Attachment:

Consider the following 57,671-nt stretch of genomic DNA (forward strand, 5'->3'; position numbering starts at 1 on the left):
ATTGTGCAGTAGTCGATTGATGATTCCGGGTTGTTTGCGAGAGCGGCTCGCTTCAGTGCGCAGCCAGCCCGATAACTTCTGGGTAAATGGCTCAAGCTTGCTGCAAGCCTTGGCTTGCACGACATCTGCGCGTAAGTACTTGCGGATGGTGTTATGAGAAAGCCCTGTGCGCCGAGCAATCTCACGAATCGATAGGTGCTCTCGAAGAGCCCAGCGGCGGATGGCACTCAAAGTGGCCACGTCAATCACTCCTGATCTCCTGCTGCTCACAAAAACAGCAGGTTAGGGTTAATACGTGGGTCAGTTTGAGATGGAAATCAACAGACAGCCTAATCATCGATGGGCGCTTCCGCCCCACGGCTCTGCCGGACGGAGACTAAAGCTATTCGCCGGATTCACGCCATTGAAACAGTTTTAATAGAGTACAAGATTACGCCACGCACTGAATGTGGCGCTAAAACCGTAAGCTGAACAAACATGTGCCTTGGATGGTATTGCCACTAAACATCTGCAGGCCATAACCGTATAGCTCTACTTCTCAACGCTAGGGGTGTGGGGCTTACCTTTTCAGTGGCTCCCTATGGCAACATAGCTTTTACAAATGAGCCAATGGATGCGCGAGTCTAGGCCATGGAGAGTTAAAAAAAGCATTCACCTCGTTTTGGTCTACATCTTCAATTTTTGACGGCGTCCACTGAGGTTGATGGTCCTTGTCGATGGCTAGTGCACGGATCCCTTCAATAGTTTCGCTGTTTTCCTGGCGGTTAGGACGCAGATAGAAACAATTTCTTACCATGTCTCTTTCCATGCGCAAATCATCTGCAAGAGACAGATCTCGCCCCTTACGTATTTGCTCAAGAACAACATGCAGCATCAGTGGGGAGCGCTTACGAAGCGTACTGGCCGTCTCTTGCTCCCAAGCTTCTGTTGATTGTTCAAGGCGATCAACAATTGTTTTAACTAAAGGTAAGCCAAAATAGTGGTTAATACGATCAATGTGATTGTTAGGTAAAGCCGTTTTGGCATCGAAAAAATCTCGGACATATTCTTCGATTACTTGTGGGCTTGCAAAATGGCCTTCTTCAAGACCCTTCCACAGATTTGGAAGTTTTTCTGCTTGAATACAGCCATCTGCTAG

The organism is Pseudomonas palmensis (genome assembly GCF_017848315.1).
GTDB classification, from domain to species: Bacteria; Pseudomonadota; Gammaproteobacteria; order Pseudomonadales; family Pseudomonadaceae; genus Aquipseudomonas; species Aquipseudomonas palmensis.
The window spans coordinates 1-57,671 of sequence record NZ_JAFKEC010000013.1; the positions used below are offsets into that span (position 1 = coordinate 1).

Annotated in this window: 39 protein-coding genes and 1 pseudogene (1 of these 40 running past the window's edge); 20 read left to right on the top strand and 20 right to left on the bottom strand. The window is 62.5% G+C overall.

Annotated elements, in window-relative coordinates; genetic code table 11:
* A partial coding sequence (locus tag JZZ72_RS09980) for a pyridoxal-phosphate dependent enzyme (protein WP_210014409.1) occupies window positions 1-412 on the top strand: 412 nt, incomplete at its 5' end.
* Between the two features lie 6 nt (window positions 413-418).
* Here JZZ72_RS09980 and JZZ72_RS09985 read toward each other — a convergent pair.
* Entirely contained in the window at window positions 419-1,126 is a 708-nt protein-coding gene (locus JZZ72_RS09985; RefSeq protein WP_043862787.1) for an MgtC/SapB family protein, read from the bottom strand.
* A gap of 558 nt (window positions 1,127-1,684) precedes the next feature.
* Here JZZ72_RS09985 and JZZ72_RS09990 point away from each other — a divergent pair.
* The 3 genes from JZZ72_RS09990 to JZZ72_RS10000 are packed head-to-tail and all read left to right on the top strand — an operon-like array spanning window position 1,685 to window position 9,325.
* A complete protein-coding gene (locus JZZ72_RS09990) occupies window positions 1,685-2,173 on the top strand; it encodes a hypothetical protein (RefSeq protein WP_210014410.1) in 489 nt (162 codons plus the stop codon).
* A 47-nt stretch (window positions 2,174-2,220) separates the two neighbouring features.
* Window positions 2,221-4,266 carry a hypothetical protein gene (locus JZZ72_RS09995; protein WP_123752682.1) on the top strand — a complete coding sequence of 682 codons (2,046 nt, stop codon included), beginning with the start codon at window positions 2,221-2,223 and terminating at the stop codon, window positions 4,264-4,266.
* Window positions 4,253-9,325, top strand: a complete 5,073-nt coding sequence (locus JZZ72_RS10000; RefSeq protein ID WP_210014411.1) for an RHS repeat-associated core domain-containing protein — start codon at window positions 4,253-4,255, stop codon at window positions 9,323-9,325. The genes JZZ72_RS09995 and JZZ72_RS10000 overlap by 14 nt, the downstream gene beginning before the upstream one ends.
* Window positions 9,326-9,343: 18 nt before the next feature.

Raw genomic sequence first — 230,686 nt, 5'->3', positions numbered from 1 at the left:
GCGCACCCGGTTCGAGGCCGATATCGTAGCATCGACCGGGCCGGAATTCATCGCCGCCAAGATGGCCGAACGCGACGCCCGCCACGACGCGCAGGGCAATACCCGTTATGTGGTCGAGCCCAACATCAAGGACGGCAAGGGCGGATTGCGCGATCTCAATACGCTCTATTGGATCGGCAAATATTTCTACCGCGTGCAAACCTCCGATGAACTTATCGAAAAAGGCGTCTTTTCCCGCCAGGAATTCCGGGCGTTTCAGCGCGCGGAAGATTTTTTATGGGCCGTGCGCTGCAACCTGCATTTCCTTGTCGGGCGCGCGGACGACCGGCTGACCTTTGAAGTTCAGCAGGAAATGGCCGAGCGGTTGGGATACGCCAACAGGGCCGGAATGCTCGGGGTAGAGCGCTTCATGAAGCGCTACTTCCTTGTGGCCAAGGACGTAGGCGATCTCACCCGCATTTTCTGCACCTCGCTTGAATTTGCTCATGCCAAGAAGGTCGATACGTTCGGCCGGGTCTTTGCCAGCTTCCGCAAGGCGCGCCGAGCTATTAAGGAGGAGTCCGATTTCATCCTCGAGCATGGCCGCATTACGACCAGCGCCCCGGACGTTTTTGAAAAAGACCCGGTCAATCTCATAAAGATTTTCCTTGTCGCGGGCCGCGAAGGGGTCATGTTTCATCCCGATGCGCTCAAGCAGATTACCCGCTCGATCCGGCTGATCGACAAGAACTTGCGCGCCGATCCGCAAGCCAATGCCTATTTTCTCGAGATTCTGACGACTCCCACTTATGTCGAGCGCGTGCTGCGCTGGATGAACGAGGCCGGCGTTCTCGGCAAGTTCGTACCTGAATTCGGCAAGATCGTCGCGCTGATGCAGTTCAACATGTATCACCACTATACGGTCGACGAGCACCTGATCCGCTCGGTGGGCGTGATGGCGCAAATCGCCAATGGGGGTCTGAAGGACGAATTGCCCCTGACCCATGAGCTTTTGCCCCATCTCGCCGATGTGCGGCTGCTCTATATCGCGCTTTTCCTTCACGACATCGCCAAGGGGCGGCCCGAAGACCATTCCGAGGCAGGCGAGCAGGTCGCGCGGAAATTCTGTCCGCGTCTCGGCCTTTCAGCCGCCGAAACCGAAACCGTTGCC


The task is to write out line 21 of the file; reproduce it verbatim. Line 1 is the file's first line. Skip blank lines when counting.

GCGCACCCGGTTCGAGGCCGATATCGTAGCATCGACCGGGCCGGAATTCATCGCCGCCAAGATGGCCGAACGCGACGCCCGCCACGACGCGCAGGGCAATACCCGTTATGTGGTCGAGCCCAACATCAAGGACGGCAAGGGCGGATTGCGCGATCTCAATACGCTCTATTGGATCGGCAAATATTTCTACCGCGTGCAAACCTCCGATGAACTTATCGAAAAAGGCGTCTTTTCCCGCCAGGAATTCCGGGCGTTTCAGCGCGCGGAAGATTTTTTATGGGCCGTGCGCTGCAACCTGCATTTCCTTGTCGGGCGCGCGGACGACCGGCTGACCTTTGAAGTTCAGCAGGAAATGGCCGAGCGGTTGGGATACGCCAACAGGGCCGGAATGCTCGGGGTAGAGCGCTTCATGAAGCGCTACTTCCTTGTGGCCAAGGACGTAGGCGATCTCACCCGCATTTTCTGCACCTCGCTTGAATTTGCTCATGCCAAGAAGGTCGATACGTTCGGCCGGGTCTTTGCCAGCTTCCGCAAGGCGCGCCGAGCTATTAAGGAGGAGTCCGATTTCATCCTCGAGCATGGCCGCATTACGACCAGCGCCCCGGACGTTTTTGAAAAAGACCCGGTCAATCTCATAAAGATTTTCCTTGTCGCGGGCCGCGAAGGGGTCATGTTTCATCCCGATGCGCTCAAGCAGATTACCCGCTCGATCCGGCTGATCGACAAGAACTTGCGCGCCGATCCGCAAGCCAATGCCTATTTTCTCGAGATTCTGACGACTCCCACTTATGTCGAGCGCGTGCTGCGCTGGATGAACGAGGCCGGCGTTCTCGGCAAGTTCGTACCTGAATTCGGCAAGATCGTCGCGCTGATGCAGTTCAACATGTATCACCACTATACGGTCGACGAGCACCTGATCCGCTCGGTGGGCGTGATGGCGCAAATCGCCAATGGGGGTCTGAAGGACGAATTGCCCCTGACCCATGAGCTTTTGCCCCATCTCGCCGATGTGCGGCTGCTCTATATCGCGCTTTTCCTTCACGACATCGCCAAGGGGCGGCCCGAAGACCATTCCGAGGCAGGCGAGCAGGTCGCGCGGAAATTCTGTCCGCGTCTCGGCCTTTCAGCCGCCGAAACCGAAACCGTTGCC